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    A Test of the Auditor Reliability Framework Using Lenders’ J...
    research summary posted February 24, 2015 by Jennifer M Mueller-Phillips, tagged 01.0 Standard Setting, 04.0 Independence and Ethics, 04.08 Impact of SEC Rules Changes/SarbOx 
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    Title:
    A Test of the Auditor Reliability Framework Using Lenders’ Judgments
    Practical Implications:

    The results of this study indicate that banning the provision of both non-audit and audit services by a single firm likely increased perceptions of auditor independence, but did not significantly effect overall judgments of reliability or the extent to which financial statement users incorporate financial statement information into their decision process. Additionally, results of this study indicate that companies who have audits performed by auditors who are perceived to possess greater integrity, expertise and independence likely enjoy reduced costs of borrowing.

    For more information on this study, please contact F. Todd DeZoort.

    Citation:

    DeZoort, F.T., T. Holt, and M.H. Taylor. 2012. A test of the auditor reliability framework using lenders’ judgments. Accounting, Organizations and Society 37 (8): 519-533.

    Purpose of the Study:

    The purpose of this study is to test the relationship between financial statement users’ perceptions of auditor expertise, integrity, independence and objectivity and overall assessments of auditor reliability. Previous research suggests that perceptions of auditor reliability are critical to perceptions of financial statement reliability. This study directly tests that assertion and also investigates the relationship between perceptions of financial statement reliability and subsequent reliance on disclosed financial information.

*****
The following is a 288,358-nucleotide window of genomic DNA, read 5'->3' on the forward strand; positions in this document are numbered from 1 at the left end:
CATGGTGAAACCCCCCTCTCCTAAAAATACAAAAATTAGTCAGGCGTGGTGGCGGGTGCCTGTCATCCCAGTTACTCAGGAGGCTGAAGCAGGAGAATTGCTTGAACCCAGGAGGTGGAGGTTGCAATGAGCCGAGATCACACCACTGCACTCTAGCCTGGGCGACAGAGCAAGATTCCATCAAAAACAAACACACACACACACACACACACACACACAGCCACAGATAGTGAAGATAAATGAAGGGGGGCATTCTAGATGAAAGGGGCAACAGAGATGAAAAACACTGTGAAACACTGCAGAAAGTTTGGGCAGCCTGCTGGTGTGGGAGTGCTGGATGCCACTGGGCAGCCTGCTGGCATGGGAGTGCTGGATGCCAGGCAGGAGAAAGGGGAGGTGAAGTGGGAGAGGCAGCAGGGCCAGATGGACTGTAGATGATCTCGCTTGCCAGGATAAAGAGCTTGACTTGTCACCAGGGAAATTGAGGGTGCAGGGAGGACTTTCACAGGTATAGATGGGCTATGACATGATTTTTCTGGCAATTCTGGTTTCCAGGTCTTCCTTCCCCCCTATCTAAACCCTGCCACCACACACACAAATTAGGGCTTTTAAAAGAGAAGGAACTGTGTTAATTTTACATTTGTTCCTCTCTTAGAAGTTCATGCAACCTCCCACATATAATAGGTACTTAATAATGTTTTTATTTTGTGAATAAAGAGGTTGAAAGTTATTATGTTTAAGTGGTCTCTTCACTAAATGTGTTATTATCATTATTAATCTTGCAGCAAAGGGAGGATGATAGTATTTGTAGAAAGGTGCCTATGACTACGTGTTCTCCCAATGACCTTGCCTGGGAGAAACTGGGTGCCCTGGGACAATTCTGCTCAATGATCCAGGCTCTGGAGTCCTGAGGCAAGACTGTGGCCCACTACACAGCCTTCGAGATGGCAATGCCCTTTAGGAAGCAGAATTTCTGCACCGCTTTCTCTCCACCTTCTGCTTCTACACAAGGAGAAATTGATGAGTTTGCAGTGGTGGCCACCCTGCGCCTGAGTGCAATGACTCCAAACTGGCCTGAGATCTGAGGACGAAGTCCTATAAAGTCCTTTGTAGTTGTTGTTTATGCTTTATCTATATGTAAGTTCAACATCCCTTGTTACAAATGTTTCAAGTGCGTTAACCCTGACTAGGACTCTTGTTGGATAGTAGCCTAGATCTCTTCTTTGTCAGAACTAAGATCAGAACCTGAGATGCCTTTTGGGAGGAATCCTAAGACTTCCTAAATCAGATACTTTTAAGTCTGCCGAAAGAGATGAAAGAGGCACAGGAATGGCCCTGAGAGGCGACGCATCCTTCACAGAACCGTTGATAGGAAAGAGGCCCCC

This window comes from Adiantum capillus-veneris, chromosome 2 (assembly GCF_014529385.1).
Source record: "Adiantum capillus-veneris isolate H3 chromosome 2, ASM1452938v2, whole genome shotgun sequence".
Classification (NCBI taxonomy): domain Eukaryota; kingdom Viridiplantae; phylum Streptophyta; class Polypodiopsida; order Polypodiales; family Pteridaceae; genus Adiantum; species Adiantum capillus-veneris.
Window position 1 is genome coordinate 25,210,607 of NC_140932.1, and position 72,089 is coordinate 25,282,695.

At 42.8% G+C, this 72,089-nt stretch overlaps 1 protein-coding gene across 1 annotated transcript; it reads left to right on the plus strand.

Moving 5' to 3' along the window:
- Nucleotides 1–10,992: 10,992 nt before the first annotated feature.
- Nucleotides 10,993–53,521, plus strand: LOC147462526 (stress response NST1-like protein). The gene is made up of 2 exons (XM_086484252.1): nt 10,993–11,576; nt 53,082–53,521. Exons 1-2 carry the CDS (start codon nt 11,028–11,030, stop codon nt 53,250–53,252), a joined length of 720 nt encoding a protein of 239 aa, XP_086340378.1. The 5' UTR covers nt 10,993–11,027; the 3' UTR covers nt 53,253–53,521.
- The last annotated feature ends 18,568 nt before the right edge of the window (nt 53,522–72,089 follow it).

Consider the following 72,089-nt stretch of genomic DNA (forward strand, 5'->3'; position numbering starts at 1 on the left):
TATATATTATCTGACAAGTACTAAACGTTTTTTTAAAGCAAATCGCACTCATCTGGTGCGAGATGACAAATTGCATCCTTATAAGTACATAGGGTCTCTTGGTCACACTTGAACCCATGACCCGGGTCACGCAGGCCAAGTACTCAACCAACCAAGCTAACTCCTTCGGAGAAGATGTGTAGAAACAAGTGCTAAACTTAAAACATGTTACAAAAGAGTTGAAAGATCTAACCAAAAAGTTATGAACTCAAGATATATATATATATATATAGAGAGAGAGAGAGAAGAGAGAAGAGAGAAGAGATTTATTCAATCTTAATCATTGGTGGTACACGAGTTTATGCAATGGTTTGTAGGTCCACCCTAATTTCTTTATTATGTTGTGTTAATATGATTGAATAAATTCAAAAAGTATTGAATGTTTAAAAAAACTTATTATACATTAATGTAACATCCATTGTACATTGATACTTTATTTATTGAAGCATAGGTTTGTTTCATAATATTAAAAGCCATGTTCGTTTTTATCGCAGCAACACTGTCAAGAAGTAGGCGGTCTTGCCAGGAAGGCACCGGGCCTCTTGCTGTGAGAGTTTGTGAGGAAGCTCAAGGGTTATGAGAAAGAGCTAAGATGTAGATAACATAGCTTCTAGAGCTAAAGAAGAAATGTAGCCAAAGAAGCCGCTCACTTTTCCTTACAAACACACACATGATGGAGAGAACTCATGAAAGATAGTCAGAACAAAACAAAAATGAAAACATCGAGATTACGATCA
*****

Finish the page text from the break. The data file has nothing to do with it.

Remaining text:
Design/Method/ Approach:

    Data for this study was collected via a survey of commercial lenders belonging to the Risk Management Association prior to 2012. The survey yielded 187 responses and required participants to review financial information for a hypothetical company. Participants responded to several questions about their perceptions of the company’s auditors, the financial statements and overall risk as a potential applicant for a commercial loan.

    Findings:

    This study investigates the relationship between financial statement users’ perceptions of auditor expertise, integrity, independence and objectivity and makes the following observations:

    • Perceptions of auditor integrity are positively correlated with perceptions of auditor independence, expertise, objectivity and reliability
    • Perceptions of auditor expertise are positively correlated with perceptions of auditor objectivity
    • Perceptions of auditor independence are positively correlated with perceptions of objectivity
    • Perceptions of auditor objectivity are positively correlated with perceptions of auditor reliability.

    This study also investigates how perceptions of auditor reliability influence financial statement users’ interpretation and use of financial statement information.

    • Perceptions of auditor reliability are positively correlated with perceptions of financial statement reliability
    • Perceptions of financial statement reliability are negatively correlated with judged risk of default on a commercial loan

    Finally, manipulating whether or not the auditor provided non-audit services in addition to performing the financial statement audit had the following effects:

    • Negatively impacted perceptions of auditor independence, objectivity and reliability
    • Did not statistically impact perceptions of auditor integrity, expertise, financial statement reliability or default risk
    Category:
    Independence & Ethics, Standard Setting
    Sub-category:
    Impact of SEC Rules Changes/SarBox